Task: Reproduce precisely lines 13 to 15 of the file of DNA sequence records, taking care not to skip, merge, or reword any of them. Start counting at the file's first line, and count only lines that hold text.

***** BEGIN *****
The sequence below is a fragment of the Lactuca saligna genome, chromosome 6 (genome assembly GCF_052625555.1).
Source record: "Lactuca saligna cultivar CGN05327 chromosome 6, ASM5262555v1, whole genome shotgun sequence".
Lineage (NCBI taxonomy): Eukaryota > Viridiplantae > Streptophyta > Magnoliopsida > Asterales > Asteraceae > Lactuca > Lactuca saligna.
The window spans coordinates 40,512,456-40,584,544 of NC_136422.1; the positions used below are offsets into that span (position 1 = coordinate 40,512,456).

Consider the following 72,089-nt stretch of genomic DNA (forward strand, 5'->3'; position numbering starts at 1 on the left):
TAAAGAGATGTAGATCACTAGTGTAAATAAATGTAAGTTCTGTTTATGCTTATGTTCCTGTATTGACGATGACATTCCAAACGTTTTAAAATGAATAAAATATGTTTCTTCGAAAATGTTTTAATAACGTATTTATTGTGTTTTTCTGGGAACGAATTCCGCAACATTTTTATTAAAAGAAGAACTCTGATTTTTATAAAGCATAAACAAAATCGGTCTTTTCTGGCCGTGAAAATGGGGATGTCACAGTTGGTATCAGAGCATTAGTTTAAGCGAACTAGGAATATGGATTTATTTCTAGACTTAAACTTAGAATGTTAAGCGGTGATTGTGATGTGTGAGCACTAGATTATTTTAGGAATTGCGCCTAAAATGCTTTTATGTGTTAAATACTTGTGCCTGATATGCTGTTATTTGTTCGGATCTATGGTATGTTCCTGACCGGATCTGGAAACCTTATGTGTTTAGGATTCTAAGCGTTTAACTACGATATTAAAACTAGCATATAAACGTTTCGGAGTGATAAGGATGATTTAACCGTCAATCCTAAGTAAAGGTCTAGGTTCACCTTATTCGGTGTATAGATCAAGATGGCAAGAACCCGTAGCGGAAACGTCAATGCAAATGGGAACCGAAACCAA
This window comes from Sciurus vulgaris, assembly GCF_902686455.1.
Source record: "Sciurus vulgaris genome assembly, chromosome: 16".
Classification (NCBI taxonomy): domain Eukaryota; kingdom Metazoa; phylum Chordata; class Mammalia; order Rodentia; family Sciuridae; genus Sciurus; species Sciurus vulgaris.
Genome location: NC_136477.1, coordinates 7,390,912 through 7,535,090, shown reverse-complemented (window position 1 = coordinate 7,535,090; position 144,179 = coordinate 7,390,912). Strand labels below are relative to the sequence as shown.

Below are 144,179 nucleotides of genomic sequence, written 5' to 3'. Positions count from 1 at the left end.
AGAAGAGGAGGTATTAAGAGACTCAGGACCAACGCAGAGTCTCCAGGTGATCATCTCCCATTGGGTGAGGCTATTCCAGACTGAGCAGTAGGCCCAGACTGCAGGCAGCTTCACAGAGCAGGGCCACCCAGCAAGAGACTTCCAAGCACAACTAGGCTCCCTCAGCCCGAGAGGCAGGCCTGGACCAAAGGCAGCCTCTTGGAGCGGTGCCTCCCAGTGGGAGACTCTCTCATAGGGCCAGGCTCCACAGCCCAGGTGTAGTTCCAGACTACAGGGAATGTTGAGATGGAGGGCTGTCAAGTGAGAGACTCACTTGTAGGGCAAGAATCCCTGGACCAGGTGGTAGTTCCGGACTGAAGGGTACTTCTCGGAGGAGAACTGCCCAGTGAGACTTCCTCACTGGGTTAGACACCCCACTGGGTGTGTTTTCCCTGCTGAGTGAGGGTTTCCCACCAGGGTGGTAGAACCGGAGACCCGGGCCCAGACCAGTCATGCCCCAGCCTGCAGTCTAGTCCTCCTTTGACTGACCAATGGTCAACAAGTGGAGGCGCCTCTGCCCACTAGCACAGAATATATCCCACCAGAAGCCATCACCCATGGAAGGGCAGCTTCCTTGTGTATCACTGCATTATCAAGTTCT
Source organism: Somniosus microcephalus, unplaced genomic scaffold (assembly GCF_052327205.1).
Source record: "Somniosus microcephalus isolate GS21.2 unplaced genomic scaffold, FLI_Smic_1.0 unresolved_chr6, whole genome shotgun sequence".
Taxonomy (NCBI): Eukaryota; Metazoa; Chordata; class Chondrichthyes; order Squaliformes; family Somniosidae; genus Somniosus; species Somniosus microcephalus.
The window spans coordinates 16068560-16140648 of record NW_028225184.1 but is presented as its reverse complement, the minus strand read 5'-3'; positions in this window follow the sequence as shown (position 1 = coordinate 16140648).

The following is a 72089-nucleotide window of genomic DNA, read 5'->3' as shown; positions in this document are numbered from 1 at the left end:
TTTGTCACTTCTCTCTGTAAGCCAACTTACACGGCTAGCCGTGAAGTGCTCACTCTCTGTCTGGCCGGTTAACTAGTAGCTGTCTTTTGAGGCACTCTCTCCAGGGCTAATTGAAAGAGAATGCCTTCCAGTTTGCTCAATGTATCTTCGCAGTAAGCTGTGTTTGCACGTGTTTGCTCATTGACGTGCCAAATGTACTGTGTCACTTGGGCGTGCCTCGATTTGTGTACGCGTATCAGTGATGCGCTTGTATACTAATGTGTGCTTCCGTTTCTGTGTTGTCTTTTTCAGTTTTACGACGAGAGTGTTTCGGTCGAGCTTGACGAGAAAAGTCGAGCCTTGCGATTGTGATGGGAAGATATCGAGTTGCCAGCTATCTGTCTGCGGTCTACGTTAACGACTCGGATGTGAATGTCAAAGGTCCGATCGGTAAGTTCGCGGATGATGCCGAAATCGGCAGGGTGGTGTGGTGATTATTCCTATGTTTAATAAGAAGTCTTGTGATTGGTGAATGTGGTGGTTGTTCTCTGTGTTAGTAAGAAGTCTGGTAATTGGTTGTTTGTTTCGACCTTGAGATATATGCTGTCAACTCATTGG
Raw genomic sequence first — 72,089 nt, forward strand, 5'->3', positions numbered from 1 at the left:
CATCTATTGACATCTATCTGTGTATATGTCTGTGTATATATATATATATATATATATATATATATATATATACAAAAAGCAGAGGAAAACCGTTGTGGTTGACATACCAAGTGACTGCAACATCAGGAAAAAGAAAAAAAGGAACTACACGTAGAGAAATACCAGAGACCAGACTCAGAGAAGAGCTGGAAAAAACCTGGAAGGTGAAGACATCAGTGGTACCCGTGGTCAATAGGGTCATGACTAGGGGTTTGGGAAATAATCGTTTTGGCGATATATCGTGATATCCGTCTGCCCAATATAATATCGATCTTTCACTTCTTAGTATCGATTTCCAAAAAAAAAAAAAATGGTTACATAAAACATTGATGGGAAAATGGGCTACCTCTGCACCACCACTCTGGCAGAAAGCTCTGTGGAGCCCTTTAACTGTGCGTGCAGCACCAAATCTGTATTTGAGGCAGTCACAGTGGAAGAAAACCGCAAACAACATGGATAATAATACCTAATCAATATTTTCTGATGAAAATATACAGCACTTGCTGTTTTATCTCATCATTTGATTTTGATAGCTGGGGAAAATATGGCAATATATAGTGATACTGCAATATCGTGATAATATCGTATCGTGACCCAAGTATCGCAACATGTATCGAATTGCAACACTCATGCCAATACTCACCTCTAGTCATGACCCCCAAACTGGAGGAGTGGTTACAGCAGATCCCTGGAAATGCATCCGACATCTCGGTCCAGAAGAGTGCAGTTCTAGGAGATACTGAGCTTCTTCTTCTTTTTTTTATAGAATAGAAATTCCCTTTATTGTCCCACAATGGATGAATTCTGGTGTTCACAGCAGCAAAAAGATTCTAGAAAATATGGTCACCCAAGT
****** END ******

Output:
Source organism: Somniosus microcephalus, unplaced genomic scaffold (assembly GCF_052327205.1).
Source record: "Somniosus microcephalus isolate GS21.2 unplaced genomic scaffold, FLI_Smic_1.0 unresolved_chr6, whole genome shotgun sequence".
Taxonomy (NCBI): Eukaryota; Metazoa; Chordata; class Chondrichthyes; order Squaliformes; family Somniosidae; genus Somniosus; species Somniosus microcephalus.